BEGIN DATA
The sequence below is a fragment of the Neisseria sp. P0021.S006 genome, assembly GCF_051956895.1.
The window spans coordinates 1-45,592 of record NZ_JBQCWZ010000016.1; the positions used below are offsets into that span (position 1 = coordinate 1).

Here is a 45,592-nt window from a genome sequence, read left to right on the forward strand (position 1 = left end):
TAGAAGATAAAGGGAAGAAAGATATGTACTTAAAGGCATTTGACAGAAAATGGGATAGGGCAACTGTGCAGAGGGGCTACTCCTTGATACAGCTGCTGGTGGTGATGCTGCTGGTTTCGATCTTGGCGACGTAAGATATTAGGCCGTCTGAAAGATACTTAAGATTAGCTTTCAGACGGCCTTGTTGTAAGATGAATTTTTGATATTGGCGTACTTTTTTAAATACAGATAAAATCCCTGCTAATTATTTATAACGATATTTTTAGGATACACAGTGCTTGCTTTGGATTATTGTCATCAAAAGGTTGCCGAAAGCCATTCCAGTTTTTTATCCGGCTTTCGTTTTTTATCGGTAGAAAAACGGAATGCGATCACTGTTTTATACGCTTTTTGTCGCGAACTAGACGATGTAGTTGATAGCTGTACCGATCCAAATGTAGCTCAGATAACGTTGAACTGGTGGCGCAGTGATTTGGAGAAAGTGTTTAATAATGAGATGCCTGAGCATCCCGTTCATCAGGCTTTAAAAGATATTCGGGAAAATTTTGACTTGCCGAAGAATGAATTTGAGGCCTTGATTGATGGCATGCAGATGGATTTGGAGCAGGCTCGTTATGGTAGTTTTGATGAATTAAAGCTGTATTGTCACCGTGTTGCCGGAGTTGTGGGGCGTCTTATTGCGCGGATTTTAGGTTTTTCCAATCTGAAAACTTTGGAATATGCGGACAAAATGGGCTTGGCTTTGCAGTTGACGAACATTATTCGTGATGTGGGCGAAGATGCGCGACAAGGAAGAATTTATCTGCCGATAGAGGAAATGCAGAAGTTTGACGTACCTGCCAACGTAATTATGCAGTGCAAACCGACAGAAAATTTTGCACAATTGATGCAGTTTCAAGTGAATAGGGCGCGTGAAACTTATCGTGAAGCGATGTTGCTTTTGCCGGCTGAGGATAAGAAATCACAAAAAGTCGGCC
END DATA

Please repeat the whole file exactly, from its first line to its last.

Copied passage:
The sequence below is a fragment of the Neisseria sp. P0021.S006 genome, assembly GCF_051956895.1.
The window spans coordinates 1-45,592 of record NZ_JBQCWZ010000016.1; the positions used below are offsets into that span (position 1 = coordinate 1).

Here is a 45,592-nt window from a genome sequence, read left to right on the forward strand (position 1 = left end):
TAGAAGATAAAGGGAAGAAAGATATGTACTTAAAGGCATTTGACAGAAAATGGGATAGGGCAACTGTGCAGAGGGGCTACTCCTTGATACAGCTGCTGGTGGTGATGCTGCTGGTTTCGATCTTGGCGACGTAAGATATTAGGCCGTCTGAAAGATACTTAAGATTAGCTTTCAGACGGCCTTGTTGTAAGATGAATTTTTGATATTGGCGTACTTTTTTAAATACAGATAAAATCCCTGCTAATTATTTATAACGATATTTTTAGGATACACAGTGCTTGCTTTGGATTATTGTCATCAAAAGGTTGCCGAAAGCCATTCCAGTTTTTTATCCGGCTTTCGTTTTTTATCGGTAGAAAAACGGAATGCGATCACTGTTTTATACGCTTTTTGTCGCGAACTAGACGATGTAGTTGATAGCTGTACCGATCCAAATGTAGCTCAGATAACGTTGAACTGGTGGCGCAGTGATTTGGAGAAAGTGTTTAATAATGAGATGCCTGAGCATCCCGTTCATCAGGCTTTAAAAGATATTCGGGAAAATTTTGACTTGCCGAAGAATGAATTTGAGGCCTTGATTGATGGCATGCAGATGGATTTGGAGCAGGCTCGTTATGGTAGTTTTGATGAATTAAAGCTGTATTGTCACCGTGTTGCCGGAGTTGTGGGGCGTCTTATTGCGCGGATTTTAGGTTTTTCCAATCTGAAAACTTTGGAATATGCGGACAAAATGGGCTTGGCTTTGCAGTTGACGAACATTATTCGTGATGTGGGCGAAGATGCGCGACAAGGAAGAATTTATCTGCCGATAGAGGAAATGCAGAAGTTTGACGTACCTGCCAACGTAATTATGCAGTGCAAACCGACAGAAAATTTTGCACAATTGATGCAGTTTCAAGTGAATAGGGCGCGTGAAACTTATCGTGAAGCGATGTTGCTTTTGCCGGCTGAGGATAAGAAATCACAAAAAGTCGGCC